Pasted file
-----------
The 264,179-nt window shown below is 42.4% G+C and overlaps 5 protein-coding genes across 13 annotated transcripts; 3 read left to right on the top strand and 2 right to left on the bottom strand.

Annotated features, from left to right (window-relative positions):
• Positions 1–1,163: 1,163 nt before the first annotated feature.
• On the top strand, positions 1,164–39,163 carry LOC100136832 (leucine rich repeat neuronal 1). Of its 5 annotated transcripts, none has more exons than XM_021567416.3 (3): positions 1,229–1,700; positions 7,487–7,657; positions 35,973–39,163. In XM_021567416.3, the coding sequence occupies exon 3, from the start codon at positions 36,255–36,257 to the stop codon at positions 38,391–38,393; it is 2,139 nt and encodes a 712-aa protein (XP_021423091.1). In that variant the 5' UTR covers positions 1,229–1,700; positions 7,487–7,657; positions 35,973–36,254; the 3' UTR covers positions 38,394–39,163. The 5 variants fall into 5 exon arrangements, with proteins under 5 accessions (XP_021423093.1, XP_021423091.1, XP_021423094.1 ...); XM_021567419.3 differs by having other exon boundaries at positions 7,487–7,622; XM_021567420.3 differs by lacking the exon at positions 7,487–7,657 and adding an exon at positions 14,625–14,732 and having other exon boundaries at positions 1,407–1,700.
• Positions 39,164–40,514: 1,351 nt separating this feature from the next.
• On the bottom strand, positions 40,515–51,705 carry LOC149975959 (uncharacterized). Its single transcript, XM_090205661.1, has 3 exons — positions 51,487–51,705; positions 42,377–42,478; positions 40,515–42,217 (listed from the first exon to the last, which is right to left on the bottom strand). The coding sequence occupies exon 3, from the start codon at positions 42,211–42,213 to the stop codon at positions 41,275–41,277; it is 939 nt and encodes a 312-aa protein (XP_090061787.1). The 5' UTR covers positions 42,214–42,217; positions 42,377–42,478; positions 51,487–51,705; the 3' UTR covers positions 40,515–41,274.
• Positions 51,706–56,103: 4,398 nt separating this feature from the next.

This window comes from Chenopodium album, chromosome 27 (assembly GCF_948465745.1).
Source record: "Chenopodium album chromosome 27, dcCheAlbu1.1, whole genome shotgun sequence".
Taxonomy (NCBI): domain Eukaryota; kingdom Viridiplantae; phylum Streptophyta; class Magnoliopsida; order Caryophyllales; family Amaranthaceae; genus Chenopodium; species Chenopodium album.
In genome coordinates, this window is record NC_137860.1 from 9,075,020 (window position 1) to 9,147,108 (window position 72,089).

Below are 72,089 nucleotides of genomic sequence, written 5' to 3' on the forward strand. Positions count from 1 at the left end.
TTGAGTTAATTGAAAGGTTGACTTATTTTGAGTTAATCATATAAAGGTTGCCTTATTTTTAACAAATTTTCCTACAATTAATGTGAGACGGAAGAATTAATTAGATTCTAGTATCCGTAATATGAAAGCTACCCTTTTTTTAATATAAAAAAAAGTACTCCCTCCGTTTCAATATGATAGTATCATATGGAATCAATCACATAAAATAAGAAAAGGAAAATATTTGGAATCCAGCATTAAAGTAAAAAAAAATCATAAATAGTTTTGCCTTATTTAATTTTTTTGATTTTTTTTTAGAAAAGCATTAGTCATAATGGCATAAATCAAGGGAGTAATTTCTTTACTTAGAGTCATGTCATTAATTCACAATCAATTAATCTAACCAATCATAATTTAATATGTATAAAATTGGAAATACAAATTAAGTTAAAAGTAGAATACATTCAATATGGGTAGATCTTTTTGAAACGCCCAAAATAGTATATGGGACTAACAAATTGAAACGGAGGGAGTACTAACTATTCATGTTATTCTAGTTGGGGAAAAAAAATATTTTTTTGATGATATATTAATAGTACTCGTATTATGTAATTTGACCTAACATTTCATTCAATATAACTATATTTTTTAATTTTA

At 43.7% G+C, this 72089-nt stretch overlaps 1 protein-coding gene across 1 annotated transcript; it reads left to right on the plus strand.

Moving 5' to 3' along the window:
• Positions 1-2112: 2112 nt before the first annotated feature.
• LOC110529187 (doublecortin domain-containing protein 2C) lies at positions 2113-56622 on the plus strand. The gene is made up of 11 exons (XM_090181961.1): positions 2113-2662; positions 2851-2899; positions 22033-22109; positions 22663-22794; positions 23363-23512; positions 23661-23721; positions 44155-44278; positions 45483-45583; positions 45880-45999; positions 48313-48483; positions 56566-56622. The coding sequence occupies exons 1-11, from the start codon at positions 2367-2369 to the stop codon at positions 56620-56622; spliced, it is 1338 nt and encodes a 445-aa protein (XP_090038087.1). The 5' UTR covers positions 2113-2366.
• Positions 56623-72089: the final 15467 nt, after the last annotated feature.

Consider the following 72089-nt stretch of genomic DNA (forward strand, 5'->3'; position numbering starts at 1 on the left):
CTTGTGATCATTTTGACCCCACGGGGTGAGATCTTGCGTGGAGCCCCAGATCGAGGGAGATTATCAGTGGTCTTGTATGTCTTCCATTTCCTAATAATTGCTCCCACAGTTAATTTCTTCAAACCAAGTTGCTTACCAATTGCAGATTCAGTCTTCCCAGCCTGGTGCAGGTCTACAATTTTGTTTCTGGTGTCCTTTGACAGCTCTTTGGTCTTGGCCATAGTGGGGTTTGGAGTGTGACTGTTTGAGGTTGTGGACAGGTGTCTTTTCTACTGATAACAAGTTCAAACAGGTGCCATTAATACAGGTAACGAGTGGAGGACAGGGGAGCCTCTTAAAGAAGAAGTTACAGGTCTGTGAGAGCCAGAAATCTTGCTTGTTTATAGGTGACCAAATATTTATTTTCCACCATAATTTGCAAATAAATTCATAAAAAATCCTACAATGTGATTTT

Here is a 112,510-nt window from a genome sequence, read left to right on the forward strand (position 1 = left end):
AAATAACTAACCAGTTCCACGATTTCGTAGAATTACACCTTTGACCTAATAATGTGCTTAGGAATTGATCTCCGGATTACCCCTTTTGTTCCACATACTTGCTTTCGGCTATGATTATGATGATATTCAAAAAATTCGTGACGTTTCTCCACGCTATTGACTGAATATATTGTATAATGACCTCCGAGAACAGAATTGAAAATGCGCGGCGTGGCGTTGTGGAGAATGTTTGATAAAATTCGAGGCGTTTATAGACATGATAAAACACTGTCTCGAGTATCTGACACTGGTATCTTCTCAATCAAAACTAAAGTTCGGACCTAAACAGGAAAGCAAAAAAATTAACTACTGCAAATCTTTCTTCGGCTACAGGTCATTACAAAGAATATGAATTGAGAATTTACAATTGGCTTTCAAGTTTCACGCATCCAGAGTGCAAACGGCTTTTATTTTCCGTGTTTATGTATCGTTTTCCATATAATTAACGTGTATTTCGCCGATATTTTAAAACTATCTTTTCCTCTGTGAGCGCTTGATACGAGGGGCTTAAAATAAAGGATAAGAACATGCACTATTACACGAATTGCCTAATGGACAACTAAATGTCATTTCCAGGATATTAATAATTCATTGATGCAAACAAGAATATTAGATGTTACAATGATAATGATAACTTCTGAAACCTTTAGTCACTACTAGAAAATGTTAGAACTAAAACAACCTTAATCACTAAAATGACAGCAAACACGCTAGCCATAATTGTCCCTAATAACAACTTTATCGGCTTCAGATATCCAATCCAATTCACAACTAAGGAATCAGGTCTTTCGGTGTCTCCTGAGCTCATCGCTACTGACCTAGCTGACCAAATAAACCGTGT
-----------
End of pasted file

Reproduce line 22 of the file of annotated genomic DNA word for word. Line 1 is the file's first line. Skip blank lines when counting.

AAATAACTAACCAGTTCCACGATTTCGTAGAATTACACCTTTGACCTAATAATGTGCTTAGGAATTGATCTCCGGATTACCCCTTTTGTTCCACATACTTGCTTTCGGCTATGATTATGATGATATTCAAAAAATTCGTGACGTTTCTCCACGCTATTGACTGAATATATTGTATAATGACCTCCGAGAACAGAATTGAAAATGCGCGGCGTGGCGTTGTGGAGAATGTTTGATAAAATTCGAGGCGTTTATAGACATGATAAAACACTGTCTCGAGTATCTGACACTGGTATCTTCTCAATCAAAACTAAAGTTCGGACCTAAACAGGAAAGCAAAAAAATTAACTACTGCAAATCTTTCTTCGGCTACAGGTCATTACAAAGAATATGAATTGAGAATTTACAATTGGCTTTCAAGTTTCACGCATCCAGAGTGCAAACGGCTTTTATTTTCCGTGTTTATGTATCGTTTTCCATATAATTAACGTGTATTTCGCCGATATTTTAAAACTATCTTTTCCTCTGTGAGCGCTTGATACGAGGGGCTTAAAATAAAGGATAAGAACATGCACTATTACACGAATTGCCTAATGGACAACTAAATGTCATTTCCAGGATATTAATAATTCATTGATGCAAACAAGAATATTAGATGTTACAATGATAATGATAACTTCTGAAACCTTTAGTCACTACTAGAAAATGTTAGAACTAAAACAACCTTAATCACTAAAATGACAGCAAACACGCTAGCCATAATTGTCCCTAATAACAACTTTATCGGCTTCAGATATCCAATCCAATTCACAACTAAGGAATCAGGTCTTTCGGTGTCTCCTGAGCTCATCGCTACTGACCTAGCTGACCAAATAAACCGTGT